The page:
5.  Rounding can be taught using a rhyme (5 or more, let it soar)

Students who follow one of the many rounding rules often have no idea that rounding means asking what is the closest number at the next larger place value.  Then often cannot transfer the rule from the 10s to the 100s to the 1,000s etc.

It is more helpful to teach rounding using number lines so students can actually see which 10, 100 or 1,000 is closer to the number being rounded.

I didn't know until I read Nix the Tricks  that the rule to round 5 up to 10, 50 up to 100 etc. is the accepted convention in elementary school, but not in the world of science.  Scientists round down if there are even digits before the 5 and round up if there are odd digits before the 5.

6.  Multiplication makes numbers bigger.

It’s easy to think this rule is true in third grade when multiplication is always about even groups of things or even rows of things.  The product in those cases will be greater than the factors (except in the cases when a factor is 0 or 1).  However, when fractions are introduced, the rule is no longer true: ½ x ¼ = 1/8.  The product is smaller than the factors.

Again, when teaching multiplication, we can add the caveat that the product will be greater than the factors when multiplying whole numbers greater than 1.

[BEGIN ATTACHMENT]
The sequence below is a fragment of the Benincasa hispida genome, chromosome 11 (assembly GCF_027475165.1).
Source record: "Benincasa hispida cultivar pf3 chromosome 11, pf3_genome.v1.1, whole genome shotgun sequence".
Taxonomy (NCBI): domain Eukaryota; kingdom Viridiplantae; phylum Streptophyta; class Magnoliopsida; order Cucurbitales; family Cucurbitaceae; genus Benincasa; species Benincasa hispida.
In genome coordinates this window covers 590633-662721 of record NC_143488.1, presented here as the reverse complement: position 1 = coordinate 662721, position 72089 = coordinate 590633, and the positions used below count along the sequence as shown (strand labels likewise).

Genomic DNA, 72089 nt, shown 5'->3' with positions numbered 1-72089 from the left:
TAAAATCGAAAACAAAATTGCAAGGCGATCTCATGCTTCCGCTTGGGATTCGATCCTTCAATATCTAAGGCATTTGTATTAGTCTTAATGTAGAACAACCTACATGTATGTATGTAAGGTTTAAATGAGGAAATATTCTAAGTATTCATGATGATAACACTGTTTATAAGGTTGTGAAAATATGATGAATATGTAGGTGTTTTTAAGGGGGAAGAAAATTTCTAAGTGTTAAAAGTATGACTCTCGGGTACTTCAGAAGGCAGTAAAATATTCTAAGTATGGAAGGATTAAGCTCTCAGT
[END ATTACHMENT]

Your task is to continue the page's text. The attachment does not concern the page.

7.  When you multiply a number by 10, just add a 0 to the number.

It is tempting to teach students this shortcut when they are learning their multiplication facts.  It’s so easy, just add a 0 to the number you are multiplying by 10 and you know the 10s facts.  The problem is that the rule does not apply to decimals.  If you multiply 6.8  X 10, the answer is not 6.80.

A better shortcut would be to have students skip count by 10s to reinforce that they are dealing with multiples of 10.  Later, when multiplying decimals, it would be helpful to have students add 6.8 ten times so that they could also see that 6.8  x  10 is indeed 68.0.

8.  Division always makes numbers smaller.

Again, this rule works for positive whole numbers, as when third graders are determining how many groups of 3 are there in 12.  In later grades, when students are determining how many 1/2s there are in 12, the quotient 24 will be the largest number in the equation.

If we reinforce that we are talking about a unit of measure when we divide, students may make the transition to dividing fractions more easily.

Many elementary teachers, including me, learned math as a series of rules and algorithms. It is time for us to re-examine these procedures to determine the number sense (and nonsense) underlying them. Then, we can be sure to explain operations in a way that students understand the math they are doing and are prepared for the math to come.


  1. This is so good! I can't say enough about teaching trick and short cuts. In the long run it does more harm than good.